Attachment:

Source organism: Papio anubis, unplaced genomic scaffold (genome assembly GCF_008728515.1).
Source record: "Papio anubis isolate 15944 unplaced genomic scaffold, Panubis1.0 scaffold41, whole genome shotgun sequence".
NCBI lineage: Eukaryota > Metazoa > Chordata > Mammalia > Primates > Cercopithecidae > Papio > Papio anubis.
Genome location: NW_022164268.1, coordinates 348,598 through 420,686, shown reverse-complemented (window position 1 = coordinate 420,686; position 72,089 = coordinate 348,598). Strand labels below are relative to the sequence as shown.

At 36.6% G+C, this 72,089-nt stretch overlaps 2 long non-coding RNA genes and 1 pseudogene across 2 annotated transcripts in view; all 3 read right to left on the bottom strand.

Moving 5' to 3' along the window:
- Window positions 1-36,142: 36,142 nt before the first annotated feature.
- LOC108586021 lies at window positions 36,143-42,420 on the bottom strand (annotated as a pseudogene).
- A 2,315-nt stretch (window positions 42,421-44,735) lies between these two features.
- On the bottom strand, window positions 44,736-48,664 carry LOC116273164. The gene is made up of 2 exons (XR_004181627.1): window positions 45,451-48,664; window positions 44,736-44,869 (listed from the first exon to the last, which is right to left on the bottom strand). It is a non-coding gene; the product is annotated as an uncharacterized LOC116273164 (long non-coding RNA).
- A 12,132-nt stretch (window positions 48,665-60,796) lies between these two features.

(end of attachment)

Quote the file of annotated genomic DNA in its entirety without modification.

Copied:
Source organism: Papio anubis, unplaced genomic scaffold (genome assembly GCF_008728515.1).
Source record: "Papio anubis isolate 15944 unplaced genomic scaffold, Panubis1.0 scaffold41, whole genome shotgun sequence".
NCBI lineage: Eukaryota > Metazoa > Chordata > Mammalia > Primates > Cercopithecidae > Papio > Papio anubis.
Genome location: NW_022164268.1, coordinates 348,598 through 420,686, shown reverse-complemented (window position 1 = coordinate 420,686; position 72,089 = coordinate 348,598). Strand labels below are relative to the sequence as shown.

At 36.6% G+C, this 72,089-nt stretch overlaps 2 long non-coding RNA genes and 1 pseudogene across 2 annotated transcripts in view; all 3 read right to left on the bottom strand.

Moving 5' to 3' along the window:
- Window positions 1-36,142: 36,142 nt before the first annotated feature.
- LOC108586021 lies at window positions 36,143-42,420 on the bottom strand (annotated as a pseudogene).
- A 2,315-nt stretch (window positions 42,421-44,735) lies between these two features.
- On the bottom strand, window positions 44,736-48,664 carry LOC116273164. The gene is made up of 2 exons (XR_004181627.1): window positions 45,451-48,664; window positions 44,736-44,869 (listed from the first exon to the last, which is right to left on the bottom strand). It is a non-coding gene; the product is annotated as an uncharacterized LOC116273164 (long non-coding RNA).
- A 12,132-nt stretch (window positions 48,665-60,796) lies between these two features.